Ryan Gosling talks "The Big Short"

 Ryan Gosling in, The Big Short

Ryan Gosling in, The Big Short

There’s no denying that Ryan Gosling is a force to be reckoned with. The Canadian-born actor has made quite a name for himself on the big screen and doesn’t intend to stop dazzling us anytime soon.

He’s surely proven himself as a fine dramatic actor however many of his co-stars and directors say that he is one of the funniest guys they’ve ever worked with.  Just this weekend Gosling showed off his comedic side as Host of Saturday Night Live and although he could barely contain his laughter through many of the skits, Gosling was pretty fearless and funny. 

 Gosling on Saturday Night Live trying to hold back his laughter

Gosling on Saturday Night Live trying to hold back his laughter

He began his career in 1993 as a child star on the Disney Channel’s Mickey Mouse Club for a few years and went on to appear in other family entertainment programs including  Are You Afraid of the Dark, and Goosebumps.  His first big-screen starring role was as a Jewish neo-Nazi in The Believer, and he then took on some roles in smaller independent films including The United States of Leland.

Gosling came to the attention of a wider audience in 2004 (and made women swoon) with a leading role in the romantic drama The Notebook opposite fellow Canadian Rachel McAdams. His performance as a drug-addicted teacher in Half Nelson was nominated for an Oscar and his performance as a socially inept loner in  Lars and the Real Girl was nominated for a Golden Globe. After a three-year acting hiatus, Gosling starred in Blue Valentine  earning him a second Golden Globe nomination. 2011 proved to be a landmark year for Gosling as he co-starred in three mainstream films – the romantic comedy-drama Crazy, Stupid, Love the political drama The Ides of March  and the action thriller Drive.  In 2013, he starred in the crime thriller Gangster Squad the generational drama The Place Beyond the Pines, and the violent revenge film Only God Forgives. His directorial debut Lost River was released in 2014.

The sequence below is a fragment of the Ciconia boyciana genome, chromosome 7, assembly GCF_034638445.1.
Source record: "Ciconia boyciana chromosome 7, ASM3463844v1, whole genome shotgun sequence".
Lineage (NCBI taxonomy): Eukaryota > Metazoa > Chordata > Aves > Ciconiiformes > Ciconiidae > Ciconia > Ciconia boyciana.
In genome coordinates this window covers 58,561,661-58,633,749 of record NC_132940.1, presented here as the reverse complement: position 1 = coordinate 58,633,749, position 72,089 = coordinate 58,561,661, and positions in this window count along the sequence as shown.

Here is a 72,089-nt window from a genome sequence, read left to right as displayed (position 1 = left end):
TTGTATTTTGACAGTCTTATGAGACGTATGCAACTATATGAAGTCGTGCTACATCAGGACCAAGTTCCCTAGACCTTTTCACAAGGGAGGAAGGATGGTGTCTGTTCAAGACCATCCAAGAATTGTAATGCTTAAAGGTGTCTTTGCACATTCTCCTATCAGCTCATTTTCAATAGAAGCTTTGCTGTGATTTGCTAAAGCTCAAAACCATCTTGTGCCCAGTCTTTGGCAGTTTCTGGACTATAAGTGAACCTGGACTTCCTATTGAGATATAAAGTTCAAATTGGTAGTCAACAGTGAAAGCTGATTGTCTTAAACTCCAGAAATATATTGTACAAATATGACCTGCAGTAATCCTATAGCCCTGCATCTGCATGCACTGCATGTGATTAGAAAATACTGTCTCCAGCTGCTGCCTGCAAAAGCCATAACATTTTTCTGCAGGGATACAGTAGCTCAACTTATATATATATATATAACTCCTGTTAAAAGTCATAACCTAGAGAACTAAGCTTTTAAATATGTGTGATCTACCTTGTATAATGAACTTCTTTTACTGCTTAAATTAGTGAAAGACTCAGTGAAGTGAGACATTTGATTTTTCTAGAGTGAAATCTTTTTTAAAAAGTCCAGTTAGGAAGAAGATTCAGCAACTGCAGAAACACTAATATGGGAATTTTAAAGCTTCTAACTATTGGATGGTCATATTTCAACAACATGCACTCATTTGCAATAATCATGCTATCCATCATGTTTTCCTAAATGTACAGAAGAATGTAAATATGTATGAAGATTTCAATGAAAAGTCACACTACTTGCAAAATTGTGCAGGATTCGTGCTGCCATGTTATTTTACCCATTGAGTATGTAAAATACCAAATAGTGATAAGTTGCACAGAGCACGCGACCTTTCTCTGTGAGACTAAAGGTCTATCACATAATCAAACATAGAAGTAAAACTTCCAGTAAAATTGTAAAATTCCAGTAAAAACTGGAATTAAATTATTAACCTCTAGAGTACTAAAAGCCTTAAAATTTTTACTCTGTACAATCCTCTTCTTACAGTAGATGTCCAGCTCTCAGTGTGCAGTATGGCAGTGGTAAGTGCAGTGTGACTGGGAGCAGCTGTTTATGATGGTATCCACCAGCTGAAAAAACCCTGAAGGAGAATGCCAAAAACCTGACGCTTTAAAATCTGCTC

Ryan and Rachel McAdams in, The Notebook

Ryan and Rachel McAdams in, The Notebook

In his latest film, Gosling tackles subprime loans, interest rate swaps, tranches and collateralized debt obligation. Sound confusing? Well, this is the language of The Big Short,  a movie that chronicles the crash of the American housing market that led to the 2008 financial crisis.

The film, based on a Michael Lewis book of the same name, follows a group of Wall Street-types who saw the crash coming and figured out how to capitalize on it. Adam McKay, known for his work in comedies like Anchorman 1 and 2, Talladega Nights and Step Brothers, directed the film that features an A-list cast including Steve Carell, Christian Bale, Brad Pitt, Marisa Tomei and Ryan Gosling.

I sat down with Ryan Gosling in Los Angeles to find out what he learned about this world and why Steve Carell calls him the funniest guy he’s ever worked with.